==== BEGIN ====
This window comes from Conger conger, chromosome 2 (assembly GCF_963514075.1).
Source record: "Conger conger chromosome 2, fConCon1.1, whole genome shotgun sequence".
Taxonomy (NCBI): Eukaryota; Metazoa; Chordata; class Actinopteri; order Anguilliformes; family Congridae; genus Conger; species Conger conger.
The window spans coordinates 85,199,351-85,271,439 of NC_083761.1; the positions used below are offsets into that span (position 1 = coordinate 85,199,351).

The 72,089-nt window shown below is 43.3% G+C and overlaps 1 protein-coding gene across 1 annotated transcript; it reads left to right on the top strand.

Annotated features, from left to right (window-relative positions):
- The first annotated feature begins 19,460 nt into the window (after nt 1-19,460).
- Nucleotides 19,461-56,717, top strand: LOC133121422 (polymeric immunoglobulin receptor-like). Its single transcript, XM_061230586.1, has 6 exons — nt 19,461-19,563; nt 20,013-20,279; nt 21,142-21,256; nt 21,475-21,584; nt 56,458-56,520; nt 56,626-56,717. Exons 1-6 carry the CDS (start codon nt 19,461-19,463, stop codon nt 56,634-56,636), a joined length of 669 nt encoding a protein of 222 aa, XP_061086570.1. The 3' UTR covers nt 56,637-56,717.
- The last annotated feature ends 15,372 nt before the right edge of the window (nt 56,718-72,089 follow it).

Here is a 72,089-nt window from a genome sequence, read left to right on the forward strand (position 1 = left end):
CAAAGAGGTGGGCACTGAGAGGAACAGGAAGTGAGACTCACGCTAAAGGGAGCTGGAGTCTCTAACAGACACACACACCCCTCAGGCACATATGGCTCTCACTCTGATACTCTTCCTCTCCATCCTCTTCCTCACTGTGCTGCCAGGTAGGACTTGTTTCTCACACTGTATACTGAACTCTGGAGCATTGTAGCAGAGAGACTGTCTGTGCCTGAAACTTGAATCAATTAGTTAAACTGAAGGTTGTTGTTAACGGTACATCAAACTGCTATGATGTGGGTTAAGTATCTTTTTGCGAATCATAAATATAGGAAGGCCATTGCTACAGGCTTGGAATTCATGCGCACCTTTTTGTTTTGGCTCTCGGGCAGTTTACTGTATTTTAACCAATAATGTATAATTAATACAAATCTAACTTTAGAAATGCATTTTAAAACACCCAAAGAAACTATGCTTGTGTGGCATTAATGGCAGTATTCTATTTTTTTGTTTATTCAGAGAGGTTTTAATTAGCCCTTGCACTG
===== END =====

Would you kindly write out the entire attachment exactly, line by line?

This window comes from Conger conger, chromosome 2 (assembly GCF_963514075.1).
Source record: "Conger conger chromosome 2, fConCon1.1, whole genome shotgun sequence".
Taxonomy (NCBI): Eukaryota; Metazoa; Chordata; class Actinopteri; order Anguilliformes; family Congridae; genus Conger; species Conger conger.
The window spans coordinates 85,199,351-85,271,439 of NC_083761.1; the positions used below are offsets into that span (position 1 = coordinate 85,199,351).

The 72,089-nt window shown below is 43.3% G+C and overlaps 1 protein-coding gene across 1 annotated transcript; it reads left to right on the top strand.

Annotated features, from left to right (window-relative positions):
- The first annotated feature begins 19,460 nt into the window (after nt 1-19,460).
- Nucleotides 19,461-56,717, top strand: LOC133121422 (polymeric immunoglobulin receptor-like). Its single transcript, XM_061230586.1, has 6 exons — nt 19,461-19,563; nt 20,013-20,279; nt 21,142-21,256; nt 21,475-21,584; nt 56,458-56,520; nt 56,626-56,717. Exons 1-6 carry the CDS (start codon nt 19,461-19,463, stop codon nt 56,634-56,636), a joined length of 669 nt encoding a protein of 222 aa, XP_061086570.1. The 3' UTR covers nt 56,637-56,717.
- The last annotated feature ends 15,372 nt before the right edge of the window (nt 56,718-72,089 follow it).

Here is a 72,089-nt window from a genome sequence, read left to right on the forward strand (position 1 = left end):
CAAAGAGGTGGGCACTGAGAGGAACAGGAAGTGAGACTCACGCTAAAGGGAGCTGGAGTCTCTAACAGACACACACACCCCTCAGGCACATATGGCTCTCACTCTGATACTCTTCCTCTCCATCCTCTTCCTCACTGTGCTGCCAGGTAGGACTTGTTTCTCACACTGTATACTGAACTCTGGAGCATTGTAGCAGAGAGACTGTCTGTGCCTGAAACTTGAATCAATTAGTTAAACTGAAGGTTGTTGTTAACGGTACATCAAACTGCTATGATGTGGGTTAAGTATCTTTTTGCGAATCATAAATATAGGAAGGCCATTGCTACAGGCTTGGAATTCATGCGCACCTTTTTGTTTTGGCTCTCGGGCAGTTTACTGTATTTTAACCAATAATGTATAATTAATACAAATCTAACTTTAGAAATGCATTTTAAAACACCCAAAGAAACTATGCTTGTGTGGCATTAATGGCAGTATTCTATTTTTTTGTTTATTCAGAGAGGTTTTAATTAGCCCTTGCACTG